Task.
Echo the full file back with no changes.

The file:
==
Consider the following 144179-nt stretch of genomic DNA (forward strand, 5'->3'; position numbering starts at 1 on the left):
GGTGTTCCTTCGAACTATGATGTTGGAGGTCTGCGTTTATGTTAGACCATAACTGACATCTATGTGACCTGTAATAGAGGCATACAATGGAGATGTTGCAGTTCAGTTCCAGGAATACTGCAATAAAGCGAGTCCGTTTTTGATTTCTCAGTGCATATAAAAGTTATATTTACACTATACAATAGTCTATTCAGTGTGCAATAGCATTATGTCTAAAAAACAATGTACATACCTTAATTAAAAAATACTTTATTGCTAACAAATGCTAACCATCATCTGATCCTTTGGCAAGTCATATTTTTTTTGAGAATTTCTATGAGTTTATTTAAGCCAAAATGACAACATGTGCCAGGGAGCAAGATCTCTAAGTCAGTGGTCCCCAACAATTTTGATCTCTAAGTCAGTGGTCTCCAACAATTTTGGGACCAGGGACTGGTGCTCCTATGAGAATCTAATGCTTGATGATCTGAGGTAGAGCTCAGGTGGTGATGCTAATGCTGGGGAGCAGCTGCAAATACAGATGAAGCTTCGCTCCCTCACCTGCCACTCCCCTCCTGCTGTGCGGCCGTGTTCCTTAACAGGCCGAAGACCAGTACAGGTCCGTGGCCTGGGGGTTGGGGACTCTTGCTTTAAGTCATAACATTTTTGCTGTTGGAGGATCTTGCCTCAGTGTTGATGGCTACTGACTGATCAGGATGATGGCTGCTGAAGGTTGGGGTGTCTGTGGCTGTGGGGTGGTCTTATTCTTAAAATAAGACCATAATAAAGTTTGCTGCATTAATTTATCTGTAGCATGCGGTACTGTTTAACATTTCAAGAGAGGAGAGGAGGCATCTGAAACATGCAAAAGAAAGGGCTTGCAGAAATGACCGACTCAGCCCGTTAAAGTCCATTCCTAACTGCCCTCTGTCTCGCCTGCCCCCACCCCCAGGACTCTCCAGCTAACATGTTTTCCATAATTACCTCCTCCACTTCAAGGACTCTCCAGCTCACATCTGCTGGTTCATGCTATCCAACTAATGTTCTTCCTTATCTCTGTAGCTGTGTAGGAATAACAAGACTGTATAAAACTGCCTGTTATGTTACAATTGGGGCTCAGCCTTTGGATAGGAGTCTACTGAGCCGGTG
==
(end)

Consider the following 144179-nt stretch of genomic DNA (forward strand, 5'->3'; position numbering starts at 1 on the left):
GGTGTTCCTTCGAACTATGATGTTGGAGGTCTGCGTTTATGTTAGACCATAACTGACATCTATGTGACCTGTAATAGAGGCATACAATGGAGATGTTGCAGTTCAGTTCCAGGAATACTGCAATAAAGCGAGTCCGTTTTTGATTTCTCAGTGCATATAAAAGTTATATTTACACTATACAATAGTCTATTCAGTGTGCAATAGCATTATGTCTAAAAAACAATGTACATACCTTAATTAAAAAATACTTTATTGCTAACAAATGCTAACCATCATCTGATCCTTTGGCAAGTCATATTTTTTTTGAGAATTTCTATGAGTTTATTTAAGCCAAAATGACAACATGTGCCAGGGAGCAAGATCTCTAAGTCAGTGGTCCCCAACAATTTTGATCTCTAAGTCAGTGGTCTCCAACAATTTTGGGACCAGGGACTGGTGCTCCTATGAGAATCTAATGCTTGATGATCTGAGGTAGAGCTCAGGTGGTGATGCTAATGCTGGGGAGCAGCTGCAAATACAGATGAAGCTTCGCTCCCTCACCTGCCACTCCCCTCCTGCTGTGCGGCCGTGTTCCTTAACAGGCCGAAGACCAGTACAGGTCCGTGGCCTGGGGGTTGGGGACTCTTGCTTTAAGTCATAACATTTTTGCTGTTGGAGGATCTTGCCTCAGTGTTGATGGCTACTGACTGATCAGGATGATGGCTGCTGAAGGTTGGGGTGTCTGTGGCTGTGGGGTGGTCTTATTCTTAAAATAAGACCATAATAAAGTTTGCTGCATTAATTTATCTGTAGCATGCGGTACTGTTTAACATTTCAAGAGAGGAGAGGAGGCATCTGAAACATGCAAAAGAAAGGGCTTGCAGAAATGACCGACTCAGCCCGTTAAAGTCCATTCCTAACTGCCCTCTGTCTCGCCTGCCCCCACCCCCAGGACTCTCCAGCTAACATGTTTTCCATAATTACCTCCTCCACTTCAAGGACTCTCCAGCTCACATCTGCTGGTTCATGCTATCCAACTAATGTTCTTCCTTATCTCTGTAGCTGTGTAGGAATAACAAGACTGTATAAAACTGCCTGTTATGTTACAATTGGGGCTCAGCCTTTGGATAGGAGTCTACTGAGCCGGTG